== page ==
Laura's Reviews > Forbidden

Forbidden by Ted Dekker
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's review
Dec 03, 2011

really liked it
Read in November, 2011

Warning: Graphic scenes

Forbidden by Ted Dekker and Tosca Lee will take you on a fantasy ride like no other! I’ve read many of Ted Dekker’s books, but none by Tosca Lee, so I’m not familiar with whose style is presented the most, or if the two mesh together so well one cannot tell.

It’s the story of a civilization where the living are walking dead– while undisclosed secrets held for years leave the people unaware of their loss. It started with The War of the Chaos, when Legion spread and stripped the genetic code of the limbic region of the brain of every thing but fear. It seems like a Utopia without the threat of war, hatred, lofty ambitions, greed, etc., but they must proclaim their loyalty to and live under fear of The Order.

This alleged Utopian life will be challenged for a few individuals, starting with Rom Sebastian. A box is tossed to him one evil night for safe-keeping, containing a vial of blood wrapped with vellum that includes a cryptic poem and an indiscernible message. Fleeing the Citadel Guard, he shares his finding with current and former friends, putting their lives in danger. Once they consume the contents, they will have to abandon everything they once knew as they encounter real humanity and its sensations.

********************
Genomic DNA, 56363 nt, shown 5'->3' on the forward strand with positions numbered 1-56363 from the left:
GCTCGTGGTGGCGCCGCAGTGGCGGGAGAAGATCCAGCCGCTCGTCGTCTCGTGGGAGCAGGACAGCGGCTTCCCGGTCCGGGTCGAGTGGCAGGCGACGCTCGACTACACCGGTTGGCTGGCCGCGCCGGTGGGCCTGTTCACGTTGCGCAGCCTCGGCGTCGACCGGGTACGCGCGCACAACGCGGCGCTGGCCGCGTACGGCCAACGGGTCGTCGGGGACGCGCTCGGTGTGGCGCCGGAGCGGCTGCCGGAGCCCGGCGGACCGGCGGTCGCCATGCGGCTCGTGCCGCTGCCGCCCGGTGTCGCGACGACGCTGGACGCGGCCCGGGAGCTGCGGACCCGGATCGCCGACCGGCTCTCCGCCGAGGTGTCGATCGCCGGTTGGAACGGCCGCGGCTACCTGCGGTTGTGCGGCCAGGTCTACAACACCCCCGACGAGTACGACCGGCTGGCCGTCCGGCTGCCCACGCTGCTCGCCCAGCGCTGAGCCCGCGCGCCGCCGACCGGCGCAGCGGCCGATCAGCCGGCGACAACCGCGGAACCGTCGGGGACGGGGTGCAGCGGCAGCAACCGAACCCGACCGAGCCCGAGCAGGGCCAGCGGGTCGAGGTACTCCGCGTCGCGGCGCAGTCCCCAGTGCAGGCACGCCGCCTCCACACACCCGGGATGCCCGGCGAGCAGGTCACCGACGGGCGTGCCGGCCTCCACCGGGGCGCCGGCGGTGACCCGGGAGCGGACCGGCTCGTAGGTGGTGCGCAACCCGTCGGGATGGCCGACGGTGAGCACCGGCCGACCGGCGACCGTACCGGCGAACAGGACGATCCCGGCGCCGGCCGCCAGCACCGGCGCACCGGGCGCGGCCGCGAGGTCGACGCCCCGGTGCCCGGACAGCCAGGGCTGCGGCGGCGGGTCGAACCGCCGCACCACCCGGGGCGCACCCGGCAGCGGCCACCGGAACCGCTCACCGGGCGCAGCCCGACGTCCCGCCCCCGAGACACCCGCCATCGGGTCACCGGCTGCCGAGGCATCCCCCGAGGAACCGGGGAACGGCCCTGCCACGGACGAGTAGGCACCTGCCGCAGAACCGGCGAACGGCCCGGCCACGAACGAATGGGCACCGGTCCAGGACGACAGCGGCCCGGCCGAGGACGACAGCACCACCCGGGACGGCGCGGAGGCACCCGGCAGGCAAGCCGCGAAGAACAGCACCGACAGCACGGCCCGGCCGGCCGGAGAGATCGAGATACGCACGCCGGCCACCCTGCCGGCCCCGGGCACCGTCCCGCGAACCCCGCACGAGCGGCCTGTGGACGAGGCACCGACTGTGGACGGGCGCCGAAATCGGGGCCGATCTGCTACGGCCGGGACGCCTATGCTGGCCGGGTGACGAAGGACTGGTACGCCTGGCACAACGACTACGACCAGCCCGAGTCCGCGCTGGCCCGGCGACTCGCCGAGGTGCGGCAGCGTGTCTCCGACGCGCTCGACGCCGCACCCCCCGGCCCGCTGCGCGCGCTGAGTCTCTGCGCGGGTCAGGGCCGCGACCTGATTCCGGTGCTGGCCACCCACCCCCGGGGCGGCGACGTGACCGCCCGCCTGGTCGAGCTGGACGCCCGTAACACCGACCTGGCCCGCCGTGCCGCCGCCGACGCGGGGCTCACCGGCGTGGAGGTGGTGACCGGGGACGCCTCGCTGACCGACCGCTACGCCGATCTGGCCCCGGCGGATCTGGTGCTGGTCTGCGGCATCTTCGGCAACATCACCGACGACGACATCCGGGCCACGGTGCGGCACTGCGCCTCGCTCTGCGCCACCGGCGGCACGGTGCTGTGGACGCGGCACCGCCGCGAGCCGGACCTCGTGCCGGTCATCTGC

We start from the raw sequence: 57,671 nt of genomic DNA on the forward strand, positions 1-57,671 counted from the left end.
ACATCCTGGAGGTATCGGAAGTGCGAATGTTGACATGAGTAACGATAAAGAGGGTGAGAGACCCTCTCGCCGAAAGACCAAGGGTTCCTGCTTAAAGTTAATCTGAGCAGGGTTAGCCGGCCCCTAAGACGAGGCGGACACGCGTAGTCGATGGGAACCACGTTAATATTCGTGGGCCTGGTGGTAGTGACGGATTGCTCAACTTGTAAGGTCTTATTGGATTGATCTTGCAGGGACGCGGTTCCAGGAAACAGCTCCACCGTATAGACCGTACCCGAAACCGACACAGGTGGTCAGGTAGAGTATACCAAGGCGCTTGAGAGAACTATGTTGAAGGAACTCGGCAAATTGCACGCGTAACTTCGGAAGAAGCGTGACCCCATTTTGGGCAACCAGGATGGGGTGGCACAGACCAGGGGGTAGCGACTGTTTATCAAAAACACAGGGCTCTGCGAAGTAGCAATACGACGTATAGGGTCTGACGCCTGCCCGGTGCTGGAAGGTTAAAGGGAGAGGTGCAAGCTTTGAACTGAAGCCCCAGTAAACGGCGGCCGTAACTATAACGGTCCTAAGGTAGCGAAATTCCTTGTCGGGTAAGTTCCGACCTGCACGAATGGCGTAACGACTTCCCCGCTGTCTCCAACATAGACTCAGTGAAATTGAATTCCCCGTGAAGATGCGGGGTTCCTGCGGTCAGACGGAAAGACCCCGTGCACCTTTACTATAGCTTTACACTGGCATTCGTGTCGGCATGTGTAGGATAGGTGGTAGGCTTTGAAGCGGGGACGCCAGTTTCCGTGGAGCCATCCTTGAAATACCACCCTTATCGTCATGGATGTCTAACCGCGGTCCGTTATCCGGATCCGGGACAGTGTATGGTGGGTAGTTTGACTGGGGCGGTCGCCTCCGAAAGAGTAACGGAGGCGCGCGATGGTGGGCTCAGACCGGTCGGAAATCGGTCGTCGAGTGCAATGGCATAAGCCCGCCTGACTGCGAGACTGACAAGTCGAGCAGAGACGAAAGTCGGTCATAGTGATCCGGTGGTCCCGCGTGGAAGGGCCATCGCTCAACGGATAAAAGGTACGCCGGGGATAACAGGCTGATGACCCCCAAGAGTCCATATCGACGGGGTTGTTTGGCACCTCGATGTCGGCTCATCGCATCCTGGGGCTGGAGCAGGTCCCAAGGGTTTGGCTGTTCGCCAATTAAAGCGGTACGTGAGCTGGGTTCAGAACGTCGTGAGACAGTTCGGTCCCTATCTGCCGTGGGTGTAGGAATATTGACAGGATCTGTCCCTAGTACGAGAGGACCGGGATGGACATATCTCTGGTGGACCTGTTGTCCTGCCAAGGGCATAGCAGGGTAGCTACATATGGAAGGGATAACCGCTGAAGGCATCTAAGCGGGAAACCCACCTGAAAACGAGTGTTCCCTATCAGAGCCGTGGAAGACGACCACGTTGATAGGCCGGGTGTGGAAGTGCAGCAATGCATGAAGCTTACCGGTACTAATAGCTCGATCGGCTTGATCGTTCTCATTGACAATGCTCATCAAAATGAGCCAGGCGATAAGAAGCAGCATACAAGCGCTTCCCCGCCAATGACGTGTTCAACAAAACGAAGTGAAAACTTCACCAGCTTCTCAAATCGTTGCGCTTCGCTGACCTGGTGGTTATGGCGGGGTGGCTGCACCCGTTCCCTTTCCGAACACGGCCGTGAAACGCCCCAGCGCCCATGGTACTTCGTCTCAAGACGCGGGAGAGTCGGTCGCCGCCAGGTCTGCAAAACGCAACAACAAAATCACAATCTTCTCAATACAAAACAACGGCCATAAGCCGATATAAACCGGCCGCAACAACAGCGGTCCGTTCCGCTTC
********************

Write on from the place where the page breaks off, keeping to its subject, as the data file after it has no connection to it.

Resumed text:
However, once the message is decoded, a journey of delight, death, and danger throws multiple groups into conflict. Set in what appears to be a medieval era, the action is swift and sometimes brutal. The graphic scenes show the difference of The Order’s view on murder and the reality of what takes place–the proverbial ‘Do what I say, not what I do.’ Your own senses are put on high alert as they encounter the pages of this book, and your own emotions are stretched during the difficult and delightful circumstances.

Would a life with love that includes pain and loss be better than a dead life with fear? This question must be answered individually by each of the alive characters. The authors create circumstances that will tear them apart. What will they decide? Their decisions will be crucial as the authors reveal their stories. It’s a question the authors tweak your own emotions with as well. Are you alive or just stagnating? Living in Love or fear?

I do have a problem with the drinking of blood, as Scripture is adamant about not drinking blood. Knowing Ted and Tosca, it will most likely be brought around full circle.

I found a double meaning to the story that I believe the authors are acutely aware of, and wondering if we catch on.

You will find that this is not a light-reading book and that it doesn’t end with Forbidden. But I can say I’m already hooked for the next book in the trilogy.

Special thanks to Sarah Reck, Web Publicist | FaithWords & Center Street | Hachette Book Group, for sending me a review copy. No monetary compensation was exchanged.

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